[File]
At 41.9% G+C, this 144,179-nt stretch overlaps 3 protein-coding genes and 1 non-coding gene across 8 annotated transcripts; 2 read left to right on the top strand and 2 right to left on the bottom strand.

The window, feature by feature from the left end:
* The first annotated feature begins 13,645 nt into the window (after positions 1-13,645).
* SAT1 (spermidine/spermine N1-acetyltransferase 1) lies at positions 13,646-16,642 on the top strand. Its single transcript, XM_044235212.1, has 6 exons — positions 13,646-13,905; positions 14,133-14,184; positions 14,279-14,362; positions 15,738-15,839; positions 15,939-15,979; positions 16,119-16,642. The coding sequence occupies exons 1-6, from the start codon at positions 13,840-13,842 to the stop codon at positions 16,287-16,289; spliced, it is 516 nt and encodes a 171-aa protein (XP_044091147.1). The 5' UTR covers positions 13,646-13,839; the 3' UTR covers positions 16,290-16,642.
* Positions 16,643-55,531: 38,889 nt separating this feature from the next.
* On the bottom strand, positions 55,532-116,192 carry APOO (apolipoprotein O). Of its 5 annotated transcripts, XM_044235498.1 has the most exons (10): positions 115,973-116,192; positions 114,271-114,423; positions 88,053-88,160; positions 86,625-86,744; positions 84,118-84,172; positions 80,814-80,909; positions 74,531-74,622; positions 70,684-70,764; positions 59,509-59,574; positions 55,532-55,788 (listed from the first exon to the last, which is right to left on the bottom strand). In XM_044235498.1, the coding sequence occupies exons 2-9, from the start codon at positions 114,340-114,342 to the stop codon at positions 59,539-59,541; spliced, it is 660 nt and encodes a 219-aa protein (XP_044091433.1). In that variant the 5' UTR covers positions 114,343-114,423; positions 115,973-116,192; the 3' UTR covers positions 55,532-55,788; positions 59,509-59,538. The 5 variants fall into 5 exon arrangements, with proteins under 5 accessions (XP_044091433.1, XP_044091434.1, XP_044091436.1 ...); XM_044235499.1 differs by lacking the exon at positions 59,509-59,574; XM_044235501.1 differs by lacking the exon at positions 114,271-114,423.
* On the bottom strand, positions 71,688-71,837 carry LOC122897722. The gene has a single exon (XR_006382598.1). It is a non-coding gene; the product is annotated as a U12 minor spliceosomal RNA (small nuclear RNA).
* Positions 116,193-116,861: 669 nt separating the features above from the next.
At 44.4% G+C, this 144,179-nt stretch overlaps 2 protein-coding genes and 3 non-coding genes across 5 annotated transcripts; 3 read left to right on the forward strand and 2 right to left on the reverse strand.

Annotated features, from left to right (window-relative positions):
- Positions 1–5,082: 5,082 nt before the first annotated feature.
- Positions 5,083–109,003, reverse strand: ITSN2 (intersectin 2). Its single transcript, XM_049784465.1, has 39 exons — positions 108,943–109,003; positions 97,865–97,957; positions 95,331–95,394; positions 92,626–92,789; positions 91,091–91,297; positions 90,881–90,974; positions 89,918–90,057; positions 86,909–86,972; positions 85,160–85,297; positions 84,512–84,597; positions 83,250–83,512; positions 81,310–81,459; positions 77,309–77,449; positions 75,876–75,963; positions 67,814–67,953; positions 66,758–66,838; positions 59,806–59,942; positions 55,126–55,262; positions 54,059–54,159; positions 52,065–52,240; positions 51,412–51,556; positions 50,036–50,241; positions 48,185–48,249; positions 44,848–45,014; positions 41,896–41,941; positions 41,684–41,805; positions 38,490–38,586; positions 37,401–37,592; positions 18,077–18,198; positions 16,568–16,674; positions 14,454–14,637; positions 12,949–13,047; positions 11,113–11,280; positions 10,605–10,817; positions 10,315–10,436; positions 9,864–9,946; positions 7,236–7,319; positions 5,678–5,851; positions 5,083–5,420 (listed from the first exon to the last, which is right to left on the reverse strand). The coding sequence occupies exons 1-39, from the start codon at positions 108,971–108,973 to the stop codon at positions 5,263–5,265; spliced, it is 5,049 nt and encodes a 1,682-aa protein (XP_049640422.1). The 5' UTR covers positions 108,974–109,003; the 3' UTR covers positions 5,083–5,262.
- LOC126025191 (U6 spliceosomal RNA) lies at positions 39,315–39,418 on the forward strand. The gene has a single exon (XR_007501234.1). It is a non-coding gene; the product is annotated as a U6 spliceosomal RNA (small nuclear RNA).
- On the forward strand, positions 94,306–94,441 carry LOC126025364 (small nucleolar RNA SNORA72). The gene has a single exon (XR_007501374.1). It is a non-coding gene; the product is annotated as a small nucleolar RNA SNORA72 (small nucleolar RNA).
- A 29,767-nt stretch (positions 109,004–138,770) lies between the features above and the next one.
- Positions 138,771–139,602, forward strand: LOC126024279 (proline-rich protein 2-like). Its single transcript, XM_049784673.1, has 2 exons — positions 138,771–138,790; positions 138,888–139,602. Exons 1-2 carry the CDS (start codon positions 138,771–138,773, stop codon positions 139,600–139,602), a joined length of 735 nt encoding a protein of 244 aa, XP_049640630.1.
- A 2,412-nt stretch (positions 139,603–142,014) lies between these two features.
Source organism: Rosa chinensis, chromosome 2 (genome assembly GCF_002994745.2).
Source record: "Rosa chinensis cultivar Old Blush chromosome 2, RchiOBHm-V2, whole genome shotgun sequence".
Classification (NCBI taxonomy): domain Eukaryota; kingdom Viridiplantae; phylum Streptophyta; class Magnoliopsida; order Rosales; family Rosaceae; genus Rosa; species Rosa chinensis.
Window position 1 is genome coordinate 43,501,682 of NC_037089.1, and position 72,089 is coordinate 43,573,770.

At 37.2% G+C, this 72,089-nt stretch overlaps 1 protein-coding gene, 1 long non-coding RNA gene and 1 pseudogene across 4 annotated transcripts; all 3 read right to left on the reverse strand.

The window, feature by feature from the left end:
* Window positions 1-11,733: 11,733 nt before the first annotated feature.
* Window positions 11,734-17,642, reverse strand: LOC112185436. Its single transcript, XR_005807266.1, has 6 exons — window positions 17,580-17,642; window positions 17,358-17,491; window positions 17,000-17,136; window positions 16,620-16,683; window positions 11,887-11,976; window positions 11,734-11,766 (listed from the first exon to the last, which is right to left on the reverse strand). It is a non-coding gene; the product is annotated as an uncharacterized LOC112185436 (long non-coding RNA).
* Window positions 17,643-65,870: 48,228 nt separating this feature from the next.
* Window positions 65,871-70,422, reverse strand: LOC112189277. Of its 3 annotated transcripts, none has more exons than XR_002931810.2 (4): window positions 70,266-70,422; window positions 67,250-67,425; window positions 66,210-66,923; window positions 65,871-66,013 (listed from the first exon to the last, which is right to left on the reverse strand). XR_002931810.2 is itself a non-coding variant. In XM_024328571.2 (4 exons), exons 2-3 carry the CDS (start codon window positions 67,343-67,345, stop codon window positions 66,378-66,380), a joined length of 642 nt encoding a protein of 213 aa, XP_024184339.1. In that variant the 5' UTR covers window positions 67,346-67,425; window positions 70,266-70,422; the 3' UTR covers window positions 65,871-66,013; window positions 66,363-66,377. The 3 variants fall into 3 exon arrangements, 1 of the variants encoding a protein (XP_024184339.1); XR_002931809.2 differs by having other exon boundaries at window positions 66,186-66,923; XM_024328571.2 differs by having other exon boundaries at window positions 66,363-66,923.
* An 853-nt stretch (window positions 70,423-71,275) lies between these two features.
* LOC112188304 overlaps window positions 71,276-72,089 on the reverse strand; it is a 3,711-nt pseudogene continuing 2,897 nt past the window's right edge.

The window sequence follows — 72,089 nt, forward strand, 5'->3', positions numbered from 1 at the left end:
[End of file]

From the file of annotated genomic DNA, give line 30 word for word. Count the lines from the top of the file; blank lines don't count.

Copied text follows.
The window sequence follows — 72,089 nt, forward strand, 5'->3', positions numbered from 1 at the left end: